The amendment that will go before voters in November includes this language: “Every individual has a right to make and carry out one’s own reproductive decisions, including but not limited to decisions on contraception, fertility treatment, continuing one’s own pregnancy, miscarriage care, and abortion.” It would ban state interference with these decisions unless there is a compelling state interest and would allow a ban on abortion after fetal viability, with exceptions if continuing the pregnancy would endanger the patient’s life or health. State officials announced two weeks ago that the amendment had received enough valid signatures to qualify for the November ballot.

After the U.S. Supreme Court overturnedRoe v. Wade and its national guarantee of abortion rights last year, therefore allowing states to ban or severely restrict the procedure, Ohio began enforcing a law it had passed in 2019 that banned abortion after six weeks of pregnancy, with an exception if the pregnancy is life-threatening. A court has now blocked the state from enforcing it, but reproductive rights supporters point out that writing these rights into the state constitution remains crucial.

Opponents of the reproductive rights amendment have run ads linking it to gender-affirming health care for youth, even though it doesn’t mention the subject at all. They have latched on to the “not limited to” language.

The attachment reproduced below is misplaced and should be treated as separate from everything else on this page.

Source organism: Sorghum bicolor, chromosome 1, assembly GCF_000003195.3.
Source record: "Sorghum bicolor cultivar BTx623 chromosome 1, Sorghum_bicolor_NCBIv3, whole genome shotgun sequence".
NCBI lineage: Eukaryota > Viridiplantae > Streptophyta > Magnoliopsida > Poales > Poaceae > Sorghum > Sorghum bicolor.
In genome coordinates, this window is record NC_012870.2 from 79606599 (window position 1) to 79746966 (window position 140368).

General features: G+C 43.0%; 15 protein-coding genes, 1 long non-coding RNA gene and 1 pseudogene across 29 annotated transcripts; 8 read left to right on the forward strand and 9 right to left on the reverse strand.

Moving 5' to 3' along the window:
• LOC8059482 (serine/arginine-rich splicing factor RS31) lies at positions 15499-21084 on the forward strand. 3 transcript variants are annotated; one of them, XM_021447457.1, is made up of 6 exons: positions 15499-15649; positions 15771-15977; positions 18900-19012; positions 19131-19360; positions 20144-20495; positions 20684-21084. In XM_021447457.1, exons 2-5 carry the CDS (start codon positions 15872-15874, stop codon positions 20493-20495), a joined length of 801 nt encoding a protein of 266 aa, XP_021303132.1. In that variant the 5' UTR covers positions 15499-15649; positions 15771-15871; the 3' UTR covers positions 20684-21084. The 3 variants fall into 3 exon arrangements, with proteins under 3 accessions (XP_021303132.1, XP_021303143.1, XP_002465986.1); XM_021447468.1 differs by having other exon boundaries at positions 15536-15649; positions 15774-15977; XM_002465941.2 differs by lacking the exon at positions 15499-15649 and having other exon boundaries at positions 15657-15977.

Protect Women Ohio, the primary group opposing the reproductive rights measure, released an ad in July using images of a gender unicorn and drag queen story hours while claiming that “out-of-state special interests that put trans ideology in classrooms and encourage sex changes for kids are hiding behind slick ads.” It concludes, “You can keep this madness out of Ohio classrooms and protect your rights as a parent by voting yes on August 8th,” referring to the special election on the now-defeated Issue 1. Civil rights organizations called this approach both misleading and transphobic.

Ohio has not banned gender-affirming care for trans minors, as many states have, but the state House of Representatives has passed a bill to this effect, and it's awaiting Senate action. The bill also would bar trans student athletes playing on the school teams comporting with their gender identity. Meanwhile, the Senate has passed an anti-LGBTQ+ classroom censorship bill that's awaiting action in the House.

A coalition of civil rights groups is backing the reproductive rights amendment, while No on Issue 1: One Person One Vote campaigned against the Issue 1. “The ads by One Person One Vote focus mainly on the alleged hypocrisy of Republicans and highlight LaRose’s comments admitting the August measure was designed to make it harder to enshrine abortion rights in the Ohio Constitution,” NBC News reports.

A poll of registered Ohio voters by USA Today and Suffolk University, released last month, found that 57 percent of respondents opposed Issue 1, 26 percent supported it, and 17 percent were undecided. For the reproductive rights measure, polls have indicated about 59 percent of Ohio voters support it.